My husband and I (age 55) have been happily married for 34 years; share world views, great sense of ridicuous. Both identified as gifted children, participated in gifted programmes; adequate career achievement. Both always struggle to feel part of a social group or network ; want to be included but find general conversation a bit trite and don’t see the point of many of the activities. People do seem to like us (e.g. many visitors when ill) but somehow we just don’t "fit in". I constantly criticise myself (and my husband, sometimes!) trying to analyse what it is about us that isolates us. What is wrong with us? And how to improve?
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I can assure you that you and your husband are not alone with this problem. Even though you are happily married for 34 years it sounds very much as though you experience a sense of loneliness along with social isolation. Many of the social institutions that bound people together for their entire lives no longer exist in this country. For instance, people no longer remain in the neighborhoods in which they grew up but move away to distant communities. In fact, many people do not grow up in a single neighborhood because of the need to move. The automobile and the modern economy have conspired to destroy local neighborhood life as it was know 60 and more years ago.
Other social changes are the fact that religion and attendance at religious institutions no longer has the appeal it once did for many people. Extended families have become a thing of the past for most Americans so that people either live as couples are live alone in their homes or apartments.
The purpose here is not to go on describing the reasons for this problem but to more clearly identify it in the case of you and your husband and figure out what you can do about it.
For most of us general conversation is trite but is also necessary. Friendships often begin with trite conversation, with neighbors for example, and can then mature into full blown friendships when people begin to invite one another over to their homes or go out and have dinner together, etc.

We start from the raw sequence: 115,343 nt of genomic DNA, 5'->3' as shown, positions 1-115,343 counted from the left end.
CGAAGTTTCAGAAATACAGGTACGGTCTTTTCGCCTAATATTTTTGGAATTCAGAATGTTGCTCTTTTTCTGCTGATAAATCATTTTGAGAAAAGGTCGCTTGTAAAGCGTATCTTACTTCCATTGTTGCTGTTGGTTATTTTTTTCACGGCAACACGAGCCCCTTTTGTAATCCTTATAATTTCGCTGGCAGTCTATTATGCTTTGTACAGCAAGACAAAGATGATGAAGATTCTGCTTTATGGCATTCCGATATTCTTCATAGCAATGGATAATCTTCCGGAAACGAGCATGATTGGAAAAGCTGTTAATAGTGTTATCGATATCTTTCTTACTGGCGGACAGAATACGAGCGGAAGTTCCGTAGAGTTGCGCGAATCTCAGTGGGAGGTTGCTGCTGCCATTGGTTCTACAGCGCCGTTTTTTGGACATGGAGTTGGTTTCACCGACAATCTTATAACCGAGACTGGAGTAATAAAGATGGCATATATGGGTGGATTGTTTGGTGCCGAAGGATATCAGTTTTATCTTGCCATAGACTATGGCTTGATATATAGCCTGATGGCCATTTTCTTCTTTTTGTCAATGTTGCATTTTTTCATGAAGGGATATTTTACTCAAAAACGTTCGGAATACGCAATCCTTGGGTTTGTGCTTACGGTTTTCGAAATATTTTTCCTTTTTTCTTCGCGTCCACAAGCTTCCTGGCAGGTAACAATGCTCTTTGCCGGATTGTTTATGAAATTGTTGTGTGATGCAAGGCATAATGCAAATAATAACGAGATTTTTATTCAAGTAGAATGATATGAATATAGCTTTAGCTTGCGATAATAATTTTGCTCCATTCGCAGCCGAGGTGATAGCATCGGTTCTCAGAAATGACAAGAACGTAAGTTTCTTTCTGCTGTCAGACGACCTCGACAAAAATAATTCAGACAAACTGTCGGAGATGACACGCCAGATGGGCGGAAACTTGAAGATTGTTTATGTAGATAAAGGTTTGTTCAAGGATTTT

Many people develop friendships in this way but remain feeling isolated and feeling as though they do not fit in. I believe the reason is that even with individual friendships or friendships with other couples, there is nothing to bind these people together. In other words, there is no sense of participation in a group.
Most psychologists and social psychologists and sociologists will tell you that mankind was meant to be social in nature through participation in group activities. It is the group that provides a sense of "fitting in," and belonging.
What either you or your husband need to do is to get involved in groups that of interest to one or both of you. If your husband will not cooperate then I suggest that there is no harm in your doing so yourself. The type of group you wish to participate in depends upon what is of interest to you. There are plenty of social, political, local and community causes and activities that need people to participate. The point is that this participation becomes a means of socializing and, even more, becoming part of a distinct and real cohesive group.
However, there is another issue, more psychological in nature that you and your husband need to address. This psychological issue has to do with why the two of you feel that you are not liked and that general conversation is trite. This issue has nothing to do with your intelligence but with your social anxiety. It has been my experience that most people who share your feelings do so because they are not comfortable in social environments. This discomfort expresses itself in a form of criticism of others but really hides deeper feelings of self consciousness whenever it is necessary to be out and socially interactive.
The best way to fight against these uncomfortable social feelings is to expose your selves to as many social events as possible until you begin to feel more comfortable interacting with large numbers of other people.
I do not believe that you and your husband are not liked or found acceptable by other people. If that was true, people would not come and visit when either of you is ill. Rather, I believe the problem is that the two of you avoid social interaction because you feel anxiety in those situations.
Clearly, you already have social skills and there are people in your lives so that you know you can do this. Now, get out there, choose interesting activities and do them. By gradually forcing your selves to socialize more you will come to feel more comfortable and, ultimately, less alone.
Best of Luck